Foundation support for nonprofit organizations

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Foundation support for nonprofit organizations is under constant scrutiny by such funder/foundation watchdog organizations as Media Transparency and The Center for Consumer Freedom. Independent Sector, the trade association of the nonprofit sector, was founded in 1980. It has a budget of $5 million and 800 members. [1]

According to a June 8, 2003, Opinion piece published in The New York Times, "The Life and Death of Foundations", nonprofit organizations dependent upon foundations for their continued existence may reap a "bonanza" courtesy of the U.S. Congress:

"A bill pending in the House of Representatives would force the nation's foundations to pay out more money in grants every year, providing a bonanza for nonprofit organizations that depend on foundation support. Advocates of the change say they want foundations to make a greater contribution to national needs at a time when the economy is sputtering, wealthy individuals are reducing their charitable contributions and government resources are stretched. But some leading foundations are terrified that the seemingly innocuous bill would virtually ensure their demise by forcing them to spend down their endowments faster than they can make money through investments. The foundations may well be crying wolf, but Congress needs to explore the consequences carefully before making a potentially momentous change.
"The bill in question would change the rules governing how much money foundations must distribute each year to retain their exemption from most taxes. Under current law, foundations must spend at least 5 percent of their assets every year, but that sum can include administrative expenses such as salaries, travel and rent. The new bill would require that the whole 5 percent be paid out to charity, forcing foundations to use additional capital to pay their administrative expenses. By one count, the average foundation would have to spend another 0.4 percent of its assets unless it cut its operating expenses.
"Some foundation executives hint darkly that right-wing ideologues are trying to destroy foundations that support social, environmental and international causes they dislike. But the bill is strongly supported by many charities and by liberal advocacy groups that believe foundations hoard their money and contribute too little toward social and economic change. The National Committee for Responsive Philanthropy, for example, calculates that the proposed new law could generate more than $4 billion in additional grants each year without endangering the foundations' long-term survival.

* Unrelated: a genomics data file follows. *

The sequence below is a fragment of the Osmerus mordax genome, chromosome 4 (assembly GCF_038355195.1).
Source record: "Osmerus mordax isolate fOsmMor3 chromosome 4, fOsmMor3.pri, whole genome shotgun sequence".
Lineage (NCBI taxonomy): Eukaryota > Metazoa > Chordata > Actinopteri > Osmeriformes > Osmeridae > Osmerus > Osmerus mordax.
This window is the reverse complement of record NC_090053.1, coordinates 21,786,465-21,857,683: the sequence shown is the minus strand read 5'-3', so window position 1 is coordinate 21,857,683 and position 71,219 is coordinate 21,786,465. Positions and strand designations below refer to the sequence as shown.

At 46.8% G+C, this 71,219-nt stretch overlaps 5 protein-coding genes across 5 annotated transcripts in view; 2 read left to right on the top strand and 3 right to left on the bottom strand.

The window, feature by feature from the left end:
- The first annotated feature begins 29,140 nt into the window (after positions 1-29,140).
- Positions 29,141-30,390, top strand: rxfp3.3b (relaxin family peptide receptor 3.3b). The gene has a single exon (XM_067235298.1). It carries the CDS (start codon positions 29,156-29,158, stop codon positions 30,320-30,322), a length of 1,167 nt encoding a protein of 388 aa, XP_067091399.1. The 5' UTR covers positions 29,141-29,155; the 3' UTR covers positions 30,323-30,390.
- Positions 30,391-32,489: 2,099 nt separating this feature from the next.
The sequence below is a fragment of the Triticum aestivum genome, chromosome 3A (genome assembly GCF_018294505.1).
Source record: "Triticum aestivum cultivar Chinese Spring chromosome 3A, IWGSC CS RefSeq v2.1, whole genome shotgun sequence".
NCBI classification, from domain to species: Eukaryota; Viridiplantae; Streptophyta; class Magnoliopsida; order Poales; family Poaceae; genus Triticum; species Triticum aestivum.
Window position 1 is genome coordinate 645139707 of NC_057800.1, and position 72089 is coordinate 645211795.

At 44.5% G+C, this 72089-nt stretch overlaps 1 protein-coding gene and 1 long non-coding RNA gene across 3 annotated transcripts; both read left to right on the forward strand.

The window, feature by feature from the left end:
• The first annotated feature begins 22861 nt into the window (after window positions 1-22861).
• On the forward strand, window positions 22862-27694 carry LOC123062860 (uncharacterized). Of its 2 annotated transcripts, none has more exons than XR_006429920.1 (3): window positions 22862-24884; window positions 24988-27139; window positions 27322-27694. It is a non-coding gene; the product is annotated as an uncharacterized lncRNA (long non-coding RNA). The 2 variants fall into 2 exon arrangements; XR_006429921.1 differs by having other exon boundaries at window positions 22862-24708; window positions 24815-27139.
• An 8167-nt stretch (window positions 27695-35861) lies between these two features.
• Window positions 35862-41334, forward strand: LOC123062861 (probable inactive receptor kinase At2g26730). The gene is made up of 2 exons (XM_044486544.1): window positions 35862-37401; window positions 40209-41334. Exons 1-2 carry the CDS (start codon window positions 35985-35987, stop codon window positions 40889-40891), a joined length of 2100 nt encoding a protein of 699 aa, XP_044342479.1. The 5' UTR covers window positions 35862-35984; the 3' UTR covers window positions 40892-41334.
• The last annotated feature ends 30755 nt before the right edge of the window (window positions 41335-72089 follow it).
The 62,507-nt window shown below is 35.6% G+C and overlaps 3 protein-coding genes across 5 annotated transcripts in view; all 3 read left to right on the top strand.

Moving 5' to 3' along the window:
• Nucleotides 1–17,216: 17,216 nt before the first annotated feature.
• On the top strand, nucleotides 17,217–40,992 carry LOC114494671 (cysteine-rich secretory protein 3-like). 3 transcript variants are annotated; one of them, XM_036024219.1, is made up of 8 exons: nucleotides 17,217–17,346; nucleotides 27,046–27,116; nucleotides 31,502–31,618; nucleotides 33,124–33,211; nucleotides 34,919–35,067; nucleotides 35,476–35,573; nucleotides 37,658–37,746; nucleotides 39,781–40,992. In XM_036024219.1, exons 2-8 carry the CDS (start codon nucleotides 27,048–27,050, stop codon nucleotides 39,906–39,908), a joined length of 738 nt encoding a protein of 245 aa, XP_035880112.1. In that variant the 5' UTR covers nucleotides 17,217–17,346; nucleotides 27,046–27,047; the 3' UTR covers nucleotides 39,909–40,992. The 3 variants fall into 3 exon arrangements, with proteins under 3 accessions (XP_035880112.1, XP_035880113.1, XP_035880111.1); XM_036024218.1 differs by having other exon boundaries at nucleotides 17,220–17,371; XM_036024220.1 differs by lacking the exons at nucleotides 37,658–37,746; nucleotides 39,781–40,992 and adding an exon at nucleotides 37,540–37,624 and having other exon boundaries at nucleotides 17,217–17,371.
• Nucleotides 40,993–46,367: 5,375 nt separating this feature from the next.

"The push to change the payout law is driven in part by evidence that a few foundations spent lavishly on high salaries and luxurious quarters. But the Internal Revenue Service, which monitors the reasonableness of administrative costs, could presumably police any clear abuses if given sufficient funds. Some of the nation's most respected foundations have high administrative costs because they manage some programs themselves, provide extensive support to community groups that lack skilled management, or send people abroad to monitor projects in foreign countries.
"The critical issue is whether a 5 percent payout rate would deplete foundation assets over time. Dueling studies have come up with conflicting results. Critics have raised an important issue -- whether foundations are more intent on preserving their wealth than in supporting charity. But the proposal has had no hearings in the House and is not included in a Senate-passed bill to encourage charitable giving. It seems foolish to push for potentially far-reaching changes so cavalierly."

An issue which the NYT article perhaps overlooks is that the change in the law would allow some foundations, such as those who clearly underwrite the activities of front groups, to exceed current funding limits and provide more financial support with less accountability. The issue would be less how much money is "lavished" on foundation expenses and more focused on how much more money is legally channeled to special interest organizations and quasi-governmental think tanks.

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